Picture this. You’ve just spent the last few hours tidying up the house while the kids are at school and you finally sit down to have a drink of water. You take a sip, let out a huge sigh of relief, and marvel at the wondrous sight of your squeaky-clean kitchen. “Nice work!” you say to yourself. Now, you just need to figure out a way to keep it like this even after your kids get home. Here are 5 tips to help you instill clutter free habits in your kids.

1. Bags up and lunchboxes open. I started this clutter free habit at the beginning of the school year and it’s been one of the easiest and best ways to save myself from tripping over my kids’ school stuff. I told my school-aged children that if they put their shoes away, hung their backpacks up, and opened their lunchboxes and placed them on the counter every day after school without me asking, they would each get fifty cents. It has worked like a charm. My kids had saved up enough money from doing this one thing every day that they were able to cash in their coins for dollar bills when we took a trip to the beach over spring break. Not only were they excited about being able to buy what they wanted but the daily “kerplunk” of the coins in their piggy banks was an auditory reminder of their hard work.

2. Placemats or bust. We do A LOT of crafts in my house. I’m not afraid of glitter and we use it often. We also have washable markers but get this, we have permanent Sharpie markers, too! I know. I’m a daring mom. But, I don’t worry about my counters anymore because my kids know – no placemat – no craft. I learned with my first child, mistakes happen and it’s a heck of a lot easier to clean off a placemat (or throw it away) than it is to cry over something that won’t come out of granite. My kids have made placemats somewhat of their calling card by picking out a new one each year that suits their individual personality.

3. Craft kit corner. My mom ordered the most adorable craft bags for my kids. They put all of the stuff they’re currently using in these bags and tote them around from place to place when they want to. It’s a cinch to clean up. When they’re done with whatever they’re using, they put everything back in their totes and hang them on their hooks. Each tote has their name on it so they know whose is who.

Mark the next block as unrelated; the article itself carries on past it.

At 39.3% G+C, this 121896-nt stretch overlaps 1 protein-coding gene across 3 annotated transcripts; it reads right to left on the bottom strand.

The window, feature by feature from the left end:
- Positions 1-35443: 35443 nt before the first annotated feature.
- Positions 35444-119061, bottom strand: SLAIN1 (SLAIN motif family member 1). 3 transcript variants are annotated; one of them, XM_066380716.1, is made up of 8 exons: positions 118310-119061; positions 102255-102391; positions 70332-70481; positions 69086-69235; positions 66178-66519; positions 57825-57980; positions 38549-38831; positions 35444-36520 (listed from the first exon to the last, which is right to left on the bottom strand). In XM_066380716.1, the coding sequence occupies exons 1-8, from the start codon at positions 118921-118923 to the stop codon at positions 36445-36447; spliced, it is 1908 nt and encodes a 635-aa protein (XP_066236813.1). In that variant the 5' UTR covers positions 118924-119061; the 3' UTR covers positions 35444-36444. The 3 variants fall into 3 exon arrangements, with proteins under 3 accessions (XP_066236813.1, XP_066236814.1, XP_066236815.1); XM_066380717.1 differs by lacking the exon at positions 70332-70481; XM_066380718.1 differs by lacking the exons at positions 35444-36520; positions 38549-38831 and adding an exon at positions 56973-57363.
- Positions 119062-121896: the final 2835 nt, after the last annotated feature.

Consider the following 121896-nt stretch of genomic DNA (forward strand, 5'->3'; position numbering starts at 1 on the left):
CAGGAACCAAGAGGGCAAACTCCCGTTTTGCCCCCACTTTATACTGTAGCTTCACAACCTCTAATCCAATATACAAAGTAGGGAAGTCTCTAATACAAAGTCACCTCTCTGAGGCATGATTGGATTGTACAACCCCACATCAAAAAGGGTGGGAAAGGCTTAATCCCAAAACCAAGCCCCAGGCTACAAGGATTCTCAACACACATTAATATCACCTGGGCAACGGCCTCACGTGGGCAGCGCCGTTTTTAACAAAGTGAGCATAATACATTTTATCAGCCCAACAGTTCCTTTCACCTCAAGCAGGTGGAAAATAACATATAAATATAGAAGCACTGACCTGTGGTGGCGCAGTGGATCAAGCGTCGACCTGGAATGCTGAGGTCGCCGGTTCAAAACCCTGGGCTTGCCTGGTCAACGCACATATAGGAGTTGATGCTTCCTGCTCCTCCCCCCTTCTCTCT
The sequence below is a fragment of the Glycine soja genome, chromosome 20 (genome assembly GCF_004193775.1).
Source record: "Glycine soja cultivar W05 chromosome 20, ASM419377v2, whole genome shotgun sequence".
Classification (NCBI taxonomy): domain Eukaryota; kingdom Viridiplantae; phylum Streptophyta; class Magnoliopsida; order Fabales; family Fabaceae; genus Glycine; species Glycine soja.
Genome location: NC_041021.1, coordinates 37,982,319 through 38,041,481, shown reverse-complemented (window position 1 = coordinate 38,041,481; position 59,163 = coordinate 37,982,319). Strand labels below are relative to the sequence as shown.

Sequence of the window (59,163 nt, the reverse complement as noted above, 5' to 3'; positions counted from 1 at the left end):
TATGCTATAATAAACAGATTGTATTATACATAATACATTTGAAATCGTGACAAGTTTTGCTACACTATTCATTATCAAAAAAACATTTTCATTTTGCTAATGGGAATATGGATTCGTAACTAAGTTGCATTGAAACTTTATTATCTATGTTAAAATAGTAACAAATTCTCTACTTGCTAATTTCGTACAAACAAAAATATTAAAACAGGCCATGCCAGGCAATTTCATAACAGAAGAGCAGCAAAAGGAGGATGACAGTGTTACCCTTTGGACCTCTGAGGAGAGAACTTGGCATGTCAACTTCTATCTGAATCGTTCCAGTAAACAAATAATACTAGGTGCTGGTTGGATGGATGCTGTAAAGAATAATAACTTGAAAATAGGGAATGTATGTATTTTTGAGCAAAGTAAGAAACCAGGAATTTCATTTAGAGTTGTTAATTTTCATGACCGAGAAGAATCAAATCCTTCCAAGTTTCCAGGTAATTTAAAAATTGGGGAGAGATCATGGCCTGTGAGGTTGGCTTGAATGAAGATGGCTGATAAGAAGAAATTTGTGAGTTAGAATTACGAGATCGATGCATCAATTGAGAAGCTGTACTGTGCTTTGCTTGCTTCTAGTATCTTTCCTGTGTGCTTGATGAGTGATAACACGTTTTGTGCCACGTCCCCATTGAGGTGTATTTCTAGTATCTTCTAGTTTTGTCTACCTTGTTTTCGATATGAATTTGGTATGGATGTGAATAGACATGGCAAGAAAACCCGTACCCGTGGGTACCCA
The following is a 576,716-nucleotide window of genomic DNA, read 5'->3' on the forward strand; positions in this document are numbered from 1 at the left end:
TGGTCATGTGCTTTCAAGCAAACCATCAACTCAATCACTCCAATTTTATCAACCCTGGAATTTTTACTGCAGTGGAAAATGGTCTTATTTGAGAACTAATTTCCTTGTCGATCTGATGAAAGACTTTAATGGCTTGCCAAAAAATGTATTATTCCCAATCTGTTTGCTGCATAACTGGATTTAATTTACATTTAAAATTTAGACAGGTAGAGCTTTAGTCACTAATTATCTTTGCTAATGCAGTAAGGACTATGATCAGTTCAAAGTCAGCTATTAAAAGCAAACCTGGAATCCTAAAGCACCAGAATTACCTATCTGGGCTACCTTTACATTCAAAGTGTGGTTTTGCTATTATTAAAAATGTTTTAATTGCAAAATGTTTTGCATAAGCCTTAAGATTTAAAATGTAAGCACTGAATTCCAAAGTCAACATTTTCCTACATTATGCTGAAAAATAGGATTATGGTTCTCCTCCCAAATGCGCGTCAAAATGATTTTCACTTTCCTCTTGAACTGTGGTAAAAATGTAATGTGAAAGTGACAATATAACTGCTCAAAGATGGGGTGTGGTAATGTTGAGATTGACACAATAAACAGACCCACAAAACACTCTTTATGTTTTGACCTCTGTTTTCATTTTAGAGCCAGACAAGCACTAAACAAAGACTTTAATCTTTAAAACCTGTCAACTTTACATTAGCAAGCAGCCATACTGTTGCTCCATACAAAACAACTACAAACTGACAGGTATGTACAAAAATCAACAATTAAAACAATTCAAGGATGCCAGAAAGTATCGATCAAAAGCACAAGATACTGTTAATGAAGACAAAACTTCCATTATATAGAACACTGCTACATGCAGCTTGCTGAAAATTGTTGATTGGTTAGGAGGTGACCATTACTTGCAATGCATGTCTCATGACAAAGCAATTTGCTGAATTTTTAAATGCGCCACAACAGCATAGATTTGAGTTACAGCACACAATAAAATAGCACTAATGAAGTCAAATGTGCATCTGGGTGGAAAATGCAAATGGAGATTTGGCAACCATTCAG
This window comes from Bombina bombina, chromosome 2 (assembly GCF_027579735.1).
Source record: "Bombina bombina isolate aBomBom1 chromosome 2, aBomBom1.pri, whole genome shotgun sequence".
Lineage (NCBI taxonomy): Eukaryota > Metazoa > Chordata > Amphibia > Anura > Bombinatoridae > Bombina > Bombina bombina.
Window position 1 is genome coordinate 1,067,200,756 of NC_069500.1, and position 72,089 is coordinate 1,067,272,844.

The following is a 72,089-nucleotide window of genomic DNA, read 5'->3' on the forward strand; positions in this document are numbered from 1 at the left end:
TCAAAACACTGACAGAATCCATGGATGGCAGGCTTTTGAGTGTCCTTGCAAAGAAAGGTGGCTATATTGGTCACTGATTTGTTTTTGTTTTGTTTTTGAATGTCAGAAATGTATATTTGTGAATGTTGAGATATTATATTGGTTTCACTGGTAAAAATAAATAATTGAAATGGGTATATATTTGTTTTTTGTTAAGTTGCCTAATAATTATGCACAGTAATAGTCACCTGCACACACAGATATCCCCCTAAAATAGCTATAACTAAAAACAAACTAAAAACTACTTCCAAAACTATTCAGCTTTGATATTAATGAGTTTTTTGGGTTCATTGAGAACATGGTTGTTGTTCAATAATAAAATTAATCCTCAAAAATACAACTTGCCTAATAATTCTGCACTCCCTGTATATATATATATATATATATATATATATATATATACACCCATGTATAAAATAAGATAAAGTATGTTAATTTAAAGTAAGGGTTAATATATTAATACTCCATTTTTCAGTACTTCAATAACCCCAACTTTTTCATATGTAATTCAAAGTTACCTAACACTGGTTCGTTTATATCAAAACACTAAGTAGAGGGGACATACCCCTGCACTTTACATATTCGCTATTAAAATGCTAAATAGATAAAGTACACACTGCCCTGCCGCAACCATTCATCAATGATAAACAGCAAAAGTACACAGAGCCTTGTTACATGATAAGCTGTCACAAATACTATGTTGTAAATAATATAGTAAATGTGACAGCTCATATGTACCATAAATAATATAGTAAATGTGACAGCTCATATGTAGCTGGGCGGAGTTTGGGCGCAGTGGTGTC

4. Operation pantry. Once upon a time, my pantry was unorganized; not with food but with my kids’ arts and crafts. I’d had enough one day and so I organized everything into bins with labels. My husband hung a couple of wire shelves and with a pep talk and a few incentives, I showed my kids exactly how I expected the pantry to look from that point on. It’s not perfect but it’s a lot better than how it used to be. My son has Sensory Processing Disorder (SPD) so we have a lot of rice bins, bean bins, and sensory-type toys. Things like this can easily spill or become cumbersome because of the touch-and-feel type items they are. I knew I wanted to keep these things because they were helpful to my son but having them strewn about and finding beans in nooks in crannies in our house was stressing me out. I now have a system. My son knows that when he gets his sand bin out, he has to do it at a specific table on top of a placemat. He also knows he has to get the broom out and sweep (as best he can) up anything that has fallen on the floor. I’m not looking for perfection out of the cleanup process but rather, responsibility from him on what it means to be able to play with those types of things.

5. Stairway catch-all. The stairwell seems to be the catch-all for anything and everything that has been worn, played with, used, or doesn’t have a home. My kids know, that if there is something left out (not on the stairs) it gets donated or thrown away. Their responsibility is to put everything they find of theirs in a basket that I have put on one of the steps for them. This basket is big and flexible and one they can easily carry up to their rooms to help them put their things away. This basket serves so many purposes; it collects everything and my kids don’t have to make multiple trips up and down the stairs because they’re able to carry it all in one basket. They know to return the basket to the steps once it’s been emptied.

Creating clutter-free habits in our kids doesn’t have to be scary. Think of the things that you’re already doing every day and find a way to make them work for you and your family. Sometimes it just takes a minute or two of thinking, “How can I make this easier while allowing them to take responsibility?” I bet you’ll find that your kids actually like the way they feel when they claim ownership over their belongings. It’s a win-win for everyone.

 

Parenting journalist and author, Meagan Ruffing, encourages and equips other moms who may be feeling overwhelmed and lonely in the midst of parenting in her debut book, “I See You: Helping Moms Go from Overwhelmed to In Control.” Meagan talks about the challenges of living with a child who has behavioral disorders and talks candidly about her struggles with mom guilt. To read more about Meagan’s story and real-life parenting tips, visit her at www.meaganruffing.com.

kathilipp

Kathi Lipp is the author of 17 books including Overwhelmed, Clutter Free, The Get Yourself Organized Project, The Husband Project, Happy Habits for Every Couple, and I Need Some Help Here – Hope for When Your Kids Don’t Go According to Plan. She is the host of Clutter Free Academy the Podcast! with Kathi Lipp and speaks at conferences across the US. Kathi is published with Revell Publishers and Harvest House Publishers.

She and her husband Roger are the parents of four young adults in San Jose, CA. When she’s not dating her husband or hanging out with her puggle Jake, Kathi is speaking at retreats, conferences and women’s events across the US.

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